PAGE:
The grant or assignment process for a badge

An attestation expresses the opinion that a certain target fulfills a given claim. To expand on the analogies from the previous section, an attestation corresponds to filling in the name in the diploma, or using the rubber stamp on a document. The value of an attestation depends on both the claim and the issuer, but could represent a wide selection of properties:

  • Curation by a prestigious journal

  • Passed a FAIR data review

  • Result reproducibility verified

  • Metadata fulfilling a standard

  • Data and code available

These attestations build credibility for actors in the system, not only for publishing original research but for any number of other contributions to the maintenance of the scientific record. This is a way to get verifiable certifications for contributions, which can be used in the real world for securing research funding, qualifying for programs, or securing positions based on verifiable merit.

Many publishers and funding agencies are starting to push hard requirements for data availability and open science practices, and the attestation system in the protocol can express the certifications to prove it.





Unique ID of the target entity



Specific version of the target



Unique ID of the attestation claim



Specific version of the claim



Whether or not the attestation has been revoked


The attestation can target any protocol entity, including attestations themselves. This is a very flexible primitive which aims to unlock a variety of use-cases by the community that cannot be foreseen in advance.


If the attester changes their opinion on the target's fulfillment of the claim requirements, the attestation can be updated to revoke. The update history of the attestation will still show when it was initially assigned, and from which target version it should be considered revoked. Ideally, an Annotation is made to motivate the revocation. The attestation should be considered valid for the target versions in between granting and revoking.

Separation from claims

A common question is why there is a distinction made between attestations and claims. Making the claim a separate entity means that an instance made by a credible organization has a unique identifier together with verifiable provenance binding it to that organization. This identifier can be used to find all attestations made with this claim, and the identity of the claim maintainer to validate the attestations made.

The alternative would be that each attestation is unique, and the creator could freely choose a badge icon, title, and description, making it a much harder search problem to figure out authenticity and provenance. An attestation with a dedicated claim is easily verified by looking at the DID's that signed the different entities.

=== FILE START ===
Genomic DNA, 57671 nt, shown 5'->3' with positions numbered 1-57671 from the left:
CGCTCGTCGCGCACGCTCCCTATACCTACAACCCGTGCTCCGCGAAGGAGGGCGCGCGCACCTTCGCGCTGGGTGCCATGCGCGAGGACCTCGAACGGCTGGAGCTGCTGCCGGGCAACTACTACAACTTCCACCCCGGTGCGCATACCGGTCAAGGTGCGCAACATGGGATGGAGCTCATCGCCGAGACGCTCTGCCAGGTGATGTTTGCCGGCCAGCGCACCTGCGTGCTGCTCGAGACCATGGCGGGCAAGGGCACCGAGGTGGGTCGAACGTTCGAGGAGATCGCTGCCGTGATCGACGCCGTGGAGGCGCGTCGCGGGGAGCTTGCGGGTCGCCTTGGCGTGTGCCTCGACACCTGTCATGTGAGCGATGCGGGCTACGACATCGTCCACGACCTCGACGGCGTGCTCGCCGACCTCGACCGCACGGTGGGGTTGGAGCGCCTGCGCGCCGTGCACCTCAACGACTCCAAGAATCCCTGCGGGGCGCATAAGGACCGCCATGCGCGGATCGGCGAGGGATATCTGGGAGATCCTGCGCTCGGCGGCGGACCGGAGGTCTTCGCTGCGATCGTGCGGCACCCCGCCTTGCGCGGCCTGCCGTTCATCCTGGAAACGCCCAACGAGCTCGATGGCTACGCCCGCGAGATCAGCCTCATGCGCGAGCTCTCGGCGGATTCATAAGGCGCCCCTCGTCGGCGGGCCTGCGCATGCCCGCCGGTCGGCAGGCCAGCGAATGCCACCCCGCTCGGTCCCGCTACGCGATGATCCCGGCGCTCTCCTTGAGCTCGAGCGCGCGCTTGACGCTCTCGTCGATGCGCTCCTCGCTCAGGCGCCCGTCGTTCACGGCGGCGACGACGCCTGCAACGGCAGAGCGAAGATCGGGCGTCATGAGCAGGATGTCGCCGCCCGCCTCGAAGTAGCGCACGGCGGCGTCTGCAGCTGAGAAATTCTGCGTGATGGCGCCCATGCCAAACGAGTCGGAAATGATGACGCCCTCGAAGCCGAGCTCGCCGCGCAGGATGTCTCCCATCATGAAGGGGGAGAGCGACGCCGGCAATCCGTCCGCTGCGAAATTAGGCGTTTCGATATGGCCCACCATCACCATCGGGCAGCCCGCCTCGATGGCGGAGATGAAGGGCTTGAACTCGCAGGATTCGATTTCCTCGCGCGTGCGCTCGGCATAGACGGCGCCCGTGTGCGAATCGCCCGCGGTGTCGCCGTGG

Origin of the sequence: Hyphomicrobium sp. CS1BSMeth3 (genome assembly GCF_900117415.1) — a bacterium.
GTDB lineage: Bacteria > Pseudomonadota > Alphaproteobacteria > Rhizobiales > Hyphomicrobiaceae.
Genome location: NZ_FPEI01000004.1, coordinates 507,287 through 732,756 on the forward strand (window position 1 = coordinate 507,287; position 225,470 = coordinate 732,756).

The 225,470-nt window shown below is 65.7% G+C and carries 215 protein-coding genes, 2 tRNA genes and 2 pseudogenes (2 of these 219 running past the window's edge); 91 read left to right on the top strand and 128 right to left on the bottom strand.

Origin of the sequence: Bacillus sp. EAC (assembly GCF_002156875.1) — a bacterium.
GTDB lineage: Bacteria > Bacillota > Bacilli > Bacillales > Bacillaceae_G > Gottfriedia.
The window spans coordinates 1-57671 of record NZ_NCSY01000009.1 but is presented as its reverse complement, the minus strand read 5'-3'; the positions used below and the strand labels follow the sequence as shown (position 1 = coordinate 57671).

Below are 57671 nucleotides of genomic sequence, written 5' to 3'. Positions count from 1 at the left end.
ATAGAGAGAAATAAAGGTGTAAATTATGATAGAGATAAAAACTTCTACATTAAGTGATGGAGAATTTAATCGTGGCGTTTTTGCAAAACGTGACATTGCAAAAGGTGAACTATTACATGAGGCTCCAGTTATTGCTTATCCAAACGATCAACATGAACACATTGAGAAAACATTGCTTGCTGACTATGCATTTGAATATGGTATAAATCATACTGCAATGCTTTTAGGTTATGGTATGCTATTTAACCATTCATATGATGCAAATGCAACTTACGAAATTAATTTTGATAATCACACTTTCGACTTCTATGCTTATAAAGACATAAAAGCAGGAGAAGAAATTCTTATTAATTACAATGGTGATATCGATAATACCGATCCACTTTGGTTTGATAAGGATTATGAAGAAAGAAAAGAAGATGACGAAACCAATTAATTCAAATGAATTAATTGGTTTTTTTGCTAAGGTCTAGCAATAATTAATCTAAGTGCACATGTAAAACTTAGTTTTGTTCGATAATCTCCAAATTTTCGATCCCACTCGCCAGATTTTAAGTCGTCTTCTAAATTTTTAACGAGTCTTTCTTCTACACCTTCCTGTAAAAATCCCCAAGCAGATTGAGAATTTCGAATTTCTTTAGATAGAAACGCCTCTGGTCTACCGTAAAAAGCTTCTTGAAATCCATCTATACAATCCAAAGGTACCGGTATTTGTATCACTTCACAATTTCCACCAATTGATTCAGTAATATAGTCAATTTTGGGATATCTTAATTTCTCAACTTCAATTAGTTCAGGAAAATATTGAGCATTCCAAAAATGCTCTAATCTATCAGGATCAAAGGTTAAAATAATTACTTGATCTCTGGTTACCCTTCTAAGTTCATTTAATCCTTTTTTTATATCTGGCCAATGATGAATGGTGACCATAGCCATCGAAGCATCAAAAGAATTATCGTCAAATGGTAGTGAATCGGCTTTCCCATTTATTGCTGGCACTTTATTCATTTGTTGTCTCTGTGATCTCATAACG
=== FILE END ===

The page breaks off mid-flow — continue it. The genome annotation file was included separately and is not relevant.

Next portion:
Validation rules

The boolean values protected and reciprocal on a claim as explained in the previous chapter are difficult to illustrate without the attestation validation rules. Here are a set of diagrams illustrating which attestation pattern and hence validation rules are required for each combination of these properties to be considered valid.

Requests, issuance, and confirmation

For protected claims, an actor should be able to request it to their own work. If we use the mirroring attestation as explained in the diagrams above, depending on the order of creation this can be thought of in two ways.

The first, issue & accept, starts with an attestation from the creator of a protected claim. If the owner of the target entity consents, they create the corresponding attestation back, closing the circle.

In the second case, request & grant, the author of a piece of research does an (invalid) attestation of a protected claim to an entity they own. The creator of the claim can get notified, review the request, and if everything checks out they attest the other direction and close the circle.

The end result in both scenarios is the same, but there are two ways of getting there, depending on which party initiates the process.

Instead of mirroring the attestation, one could also imagine a dedicated claim indicating consent which can be used to accept an attestation. The main issue this would solve is that the mirrored attestations are on their own invalid in case the claim is protected, which is a sort of exception to the rules that may be trickier to implement.

The drawback of this is that it blocks the mechanism of requesting attestations of protected claims as described in the previous section, so some other process would be necessary to capture that flow.

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